Ricciardo and Piastri react to opening lap ‘chaos’ in Brazil as both endure frustrating race
Daniel Ricciardo and Oscar Piastri endured frustrating races in Brazil after both falling victim to broken rear wings at the start of the Grand Prix. As a result, their races were startlingly similar – and it all started on Lap 1.
When Nico Hulkenberg tagged Alex Albon, who hit Kevin Magnussen, the Dane was punted forward into the back of Piastri’s McLaren, with the majority of the damage sustained by the rear wing. As Magnussen then spun off, one of his tyre carcasses was kicked up into the air, and came down directly onto Ricciardo’s rear wing.
The two drivers both limped back to the pits at the end of the first lap, ostensibly to retire from the race. But as the rest of the field trawled round a second time behind the Safety Car, the race was red flagged – meaning the damage to both cars could be repaired.
AlphaTauri and McLaren did a brilliant job to get both drivers back out – but they were forced to start a lap down and thus unable to take any meaningful part in the action, something that Ricciardo was understandably frustrated about.
“I was at the back, so I saw quite early the smoke and the debris, and let’s say the chaos,” he said of the initial incident. “Then I remember seeing a wheel, a tyre that I guess came off the rim, just kind of like frisbeeing through the air and just started coming closer and my instinct was to duck my head, and I didn’t feel anything hit me so I was like alright, cool.
“And then I got to Turn 1, I checked the mirrors, and I could see the rear wing was damaged so I figured the tyre got the wing. Then we got the news it was red flagged so I was like alright, the team can hopefully repair it and they did a great job and again we were ready to go on time, then they told us we were a lap down so really frustrating.”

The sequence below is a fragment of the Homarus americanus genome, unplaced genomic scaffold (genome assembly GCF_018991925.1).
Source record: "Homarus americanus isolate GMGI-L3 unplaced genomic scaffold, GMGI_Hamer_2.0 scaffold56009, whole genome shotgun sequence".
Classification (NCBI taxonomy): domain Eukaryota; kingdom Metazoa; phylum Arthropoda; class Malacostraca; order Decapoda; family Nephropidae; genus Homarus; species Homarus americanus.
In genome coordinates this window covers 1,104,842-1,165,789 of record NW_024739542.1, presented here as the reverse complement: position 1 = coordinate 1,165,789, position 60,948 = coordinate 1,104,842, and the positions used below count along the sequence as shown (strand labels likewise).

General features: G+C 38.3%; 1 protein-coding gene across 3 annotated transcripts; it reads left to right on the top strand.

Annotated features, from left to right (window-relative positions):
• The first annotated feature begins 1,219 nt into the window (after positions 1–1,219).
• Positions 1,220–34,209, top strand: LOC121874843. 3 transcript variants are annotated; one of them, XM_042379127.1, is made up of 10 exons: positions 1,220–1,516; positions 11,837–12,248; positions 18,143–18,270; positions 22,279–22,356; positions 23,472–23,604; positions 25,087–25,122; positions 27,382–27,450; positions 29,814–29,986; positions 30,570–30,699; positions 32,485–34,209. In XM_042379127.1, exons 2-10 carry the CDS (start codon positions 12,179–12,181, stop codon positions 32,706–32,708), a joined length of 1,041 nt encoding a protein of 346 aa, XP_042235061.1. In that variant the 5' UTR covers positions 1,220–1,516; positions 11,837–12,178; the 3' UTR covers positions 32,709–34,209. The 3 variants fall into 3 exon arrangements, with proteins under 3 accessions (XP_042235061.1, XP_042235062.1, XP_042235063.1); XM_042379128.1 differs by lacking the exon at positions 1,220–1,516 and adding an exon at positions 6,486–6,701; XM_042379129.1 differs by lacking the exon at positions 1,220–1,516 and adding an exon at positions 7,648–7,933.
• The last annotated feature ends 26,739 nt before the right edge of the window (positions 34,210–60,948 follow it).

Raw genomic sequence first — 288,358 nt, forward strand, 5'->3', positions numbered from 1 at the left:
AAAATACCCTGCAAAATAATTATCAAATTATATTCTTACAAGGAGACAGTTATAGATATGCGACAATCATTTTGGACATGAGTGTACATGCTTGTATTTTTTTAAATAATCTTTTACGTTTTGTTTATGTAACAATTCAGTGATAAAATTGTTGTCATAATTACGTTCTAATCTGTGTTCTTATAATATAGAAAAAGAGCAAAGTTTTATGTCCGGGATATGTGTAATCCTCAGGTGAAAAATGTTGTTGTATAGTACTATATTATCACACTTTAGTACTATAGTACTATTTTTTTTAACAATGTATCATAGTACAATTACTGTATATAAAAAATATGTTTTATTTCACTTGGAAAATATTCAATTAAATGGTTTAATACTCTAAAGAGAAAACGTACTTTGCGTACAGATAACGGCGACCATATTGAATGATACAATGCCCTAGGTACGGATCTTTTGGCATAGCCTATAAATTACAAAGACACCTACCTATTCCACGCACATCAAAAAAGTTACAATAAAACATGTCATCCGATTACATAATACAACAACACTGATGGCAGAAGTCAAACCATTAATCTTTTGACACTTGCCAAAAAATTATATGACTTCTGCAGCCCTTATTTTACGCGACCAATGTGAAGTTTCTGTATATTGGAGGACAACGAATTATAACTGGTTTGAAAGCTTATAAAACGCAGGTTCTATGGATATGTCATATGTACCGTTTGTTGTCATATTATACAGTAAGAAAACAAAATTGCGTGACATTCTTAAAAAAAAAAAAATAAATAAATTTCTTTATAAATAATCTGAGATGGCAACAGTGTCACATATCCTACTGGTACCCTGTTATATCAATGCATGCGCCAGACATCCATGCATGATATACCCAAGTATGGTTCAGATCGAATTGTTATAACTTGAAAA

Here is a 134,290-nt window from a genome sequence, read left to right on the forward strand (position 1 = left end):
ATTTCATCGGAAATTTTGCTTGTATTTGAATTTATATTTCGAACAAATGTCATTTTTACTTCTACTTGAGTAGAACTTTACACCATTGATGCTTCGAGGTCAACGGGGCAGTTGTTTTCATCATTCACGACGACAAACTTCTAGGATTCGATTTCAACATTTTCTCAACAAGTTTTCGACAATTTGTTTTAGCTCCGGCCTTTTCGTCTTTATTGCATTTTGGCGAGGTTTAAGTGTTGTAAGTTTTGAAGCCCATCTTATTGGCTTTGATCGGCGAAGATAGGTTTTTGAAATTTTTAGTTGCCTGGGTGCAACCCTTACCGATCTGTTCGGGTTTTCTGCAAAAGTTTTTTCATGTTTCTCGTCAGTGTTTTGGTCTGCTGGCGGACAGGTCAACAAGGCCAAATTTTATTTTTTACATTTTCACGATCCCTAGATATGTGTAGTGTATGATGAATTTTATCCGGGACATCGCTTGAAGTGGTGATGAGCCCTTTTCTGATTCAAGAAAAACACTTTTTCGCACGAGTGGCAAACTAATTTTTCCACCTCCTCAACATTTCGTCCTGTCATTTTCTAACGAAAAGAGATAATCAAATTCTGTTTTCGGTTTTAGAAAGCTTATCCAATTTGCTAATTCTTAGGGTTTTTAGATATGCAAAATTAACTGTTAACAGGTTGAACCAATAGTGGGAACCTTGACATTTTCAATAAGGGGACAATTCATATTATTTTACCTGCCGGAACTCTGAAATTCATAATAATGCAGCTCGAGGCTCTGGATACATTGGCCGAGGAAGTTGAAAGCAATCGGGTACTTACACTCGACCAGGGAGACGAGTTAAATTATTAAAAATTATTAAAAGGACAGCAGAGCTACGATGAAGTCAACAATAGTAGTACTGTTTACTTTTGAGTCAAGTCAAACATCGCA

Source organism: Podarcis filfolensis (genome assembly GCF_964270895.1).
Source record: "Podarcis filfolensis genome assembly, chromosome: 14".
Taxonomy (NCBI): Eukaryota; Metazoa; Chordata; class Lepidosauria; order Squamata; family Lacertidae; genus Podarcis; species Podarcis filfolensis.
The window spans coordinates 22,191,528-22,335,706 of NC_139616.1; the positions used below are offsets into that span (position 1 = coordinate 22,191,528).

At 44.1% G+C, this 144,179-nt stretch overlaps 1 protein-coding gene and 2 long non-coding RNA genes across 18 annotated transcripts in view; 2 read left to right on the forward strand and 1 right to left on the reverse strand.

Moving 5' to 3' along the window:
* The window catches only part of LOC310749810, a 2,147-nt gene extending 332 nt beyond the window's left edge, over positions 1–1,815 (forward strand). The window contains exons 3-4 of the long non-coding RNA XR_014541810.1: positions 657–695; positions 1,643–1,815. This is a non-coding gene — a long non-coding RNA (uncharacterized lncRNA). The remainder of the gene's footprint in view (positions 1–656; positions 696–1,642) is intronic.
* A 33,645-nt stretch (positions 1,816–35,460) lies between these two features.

Piastri saw much less of the multi-car pile up, having started 10th and thus was ahead on the track when it happened. “The crash behind me, ended up getting involved,” he explained. “Yeah, not much more to say really. Unfortunately, when you qualify in that position you leave yourself in the hands of others.”
While he dubbed the rest of his afternoon a “test session,” Piastri did find one positive from his difficult weekend – he now has 70 laps more experience of the Interlagos circuit than he had before, the rookie having never previously raced here. He crawled home 14th, still carrying some damage, just behind his fellow countryman in 13th.
But for Ricciardo, the frustration ran deeper than just being in the wrong place at the wrong time, and was borne out of his belief that he had a very quick race car, and that points were possible.
“I think, firstly, it exposed a flaw or something in the rules because I didn’t feel we ever did a racing lap, and then you already start the race a lap down so Oscar and I fell victim to that today,” he said.
“For me it’s like okay, two of us today, but if 15 cars had damage and had to do what we did, are they going to start a race with 15 cars a lap down, I don’t think so. So, I think they need to be a bit more open minded, so that was a bit frustrating.
“I feel for the team, you know me, my championship, I’m not in a championship hunt but I’m here to help the team get seventh in the championship and I felt I could have heavily helped today. So just a shame the rules are written the way they are, doesn’t seem to be any flexibility.”